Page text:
For consumers, the last two years have been “the good old days” when it comes to gasoline prices. A growing glut of oil on the world markets led to huge price declines. That, in turn, dropped gasoline prices from more than $3 a gallon to below $2 a gallon in just over a year.
That move also accomplished something else. It drove most investors out of the oil futures market. In the parlance of Wall Street, oil became a “bear market,” meaning the bet was prices would go down, not up.
That turned out to work well for consumers, since low, stable oil prices kept downward pressure on prices at the pump.
$50 a barrel
But lately, oil prices have been trending higher. After hitting a low of around $25 a barrel early in the year, prices are now back to the $50 level. And according to Reuters, that's drawing investors back into the futures market.
"In the end, you will see global oversupply, at some point diminish, and in effect even earlier than speculators realize," ABN Amro chief energy strategist Hans van Cleef told the news agency.
The return of speculators to the oil market could be a bad sign for consumers. Speculators helped drive the price of oil to over $120 a barrel in July 2008. It took the financial crisis and Great Recession a few months later to bring prices crashing back to earth.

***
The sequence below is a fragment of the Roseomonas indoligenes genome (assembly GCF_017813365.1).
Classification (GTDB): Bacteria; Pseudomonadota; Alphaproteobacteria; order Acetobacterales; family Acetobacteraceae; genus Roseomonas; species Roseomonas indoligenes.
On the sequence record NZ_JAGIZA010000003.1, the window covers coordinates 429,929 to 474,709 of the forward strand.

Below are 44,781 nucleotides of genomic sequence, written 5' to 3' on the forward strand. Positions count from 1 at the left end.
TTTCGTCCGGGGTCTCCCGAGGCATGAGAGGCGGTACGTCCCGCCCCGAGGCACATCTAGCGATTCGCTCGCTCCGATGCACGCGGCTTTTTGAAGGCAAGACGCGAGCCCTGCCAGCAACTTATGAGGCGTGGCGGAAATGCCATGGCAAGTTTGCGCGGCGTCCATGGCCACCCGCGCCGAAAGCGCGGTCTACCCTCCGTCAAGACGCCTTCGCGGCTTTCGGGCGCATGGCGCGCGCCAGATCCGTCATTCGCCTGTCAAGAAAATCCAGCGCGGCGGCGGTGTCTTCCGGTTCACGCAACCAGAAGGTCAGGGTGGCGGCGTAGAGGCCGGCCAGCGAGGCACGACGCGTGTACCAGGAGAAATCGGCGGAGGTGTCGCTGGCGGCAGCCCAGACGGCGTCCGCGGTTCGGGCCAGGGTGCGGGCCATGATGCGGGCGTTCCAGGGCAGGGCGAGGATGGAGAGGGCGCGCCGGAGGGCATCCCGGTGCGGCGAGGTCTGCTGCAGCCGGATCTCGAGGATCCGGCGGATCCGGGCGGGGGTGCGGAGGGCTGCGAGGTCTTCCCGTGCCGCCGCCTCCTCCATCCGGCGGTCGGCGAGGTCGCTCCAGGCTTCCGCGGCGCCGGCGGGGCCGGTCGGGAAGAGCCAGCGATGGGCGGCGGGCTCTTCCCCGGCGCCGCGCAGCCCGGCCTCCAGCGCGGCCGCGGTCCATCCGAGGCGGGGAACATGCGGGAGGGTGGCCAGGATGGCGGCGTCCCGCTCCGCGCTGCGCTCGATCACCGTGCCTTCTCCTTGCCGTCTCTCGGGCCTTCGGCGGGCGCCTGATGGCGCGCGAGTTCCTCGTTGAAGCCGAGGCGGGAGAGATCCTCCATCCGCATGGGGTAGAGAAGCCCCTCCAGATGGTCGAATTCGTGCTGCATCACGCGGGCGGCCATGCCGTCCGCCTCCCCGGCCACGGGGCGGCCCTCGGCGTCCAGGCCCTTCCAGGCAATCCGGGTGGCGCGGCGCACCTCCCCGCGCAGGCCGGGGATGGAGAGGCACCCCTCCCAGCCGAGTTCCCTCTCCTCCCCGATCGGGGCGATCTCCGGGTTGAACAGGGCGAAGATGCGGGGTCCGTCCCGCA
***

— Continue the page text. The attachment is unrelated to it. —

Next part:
The truth is, the oil glut has diminished a bit in recent weeks. U.S. producers have shut off the tap at a time when minor disruptions have occurred in Canada and Nigeria. As a result, there has been a more “bullish” outlook for oil prices.
Noticing it at the gas pump
Consumers have probably noticed it at the gas pump. According to AAA, the national average price of gasoline is $2.36 a gallon, up 16 cents from a month ago. However, it is still quite a bit less than it was at this time last year, when the price averaged $2.74 a gallon.
AAA says oil prices aren't the only factor pushing up prices at the pump. Drivers have increased demand, which is projected to reach record highs over the course of the summer. The auto club's analysis warns that a refinery problem or two could lead to a spike in fuel prices. Otherwise, it expects no major increase in prices.
There is something else that could keep oil prices – as well as gasoline prices – from rising too quickly. While the short term oil glut has gotten smaller, it could increase again very quickly if U.S. production ramps up again. And higher prices could provide incentive for it to do that.
Oil market investors undoubtedly know that, which could temper their enthusiasm for going all in on oil's rebound. As a result, moderate fuel prices could be around for a while longer.
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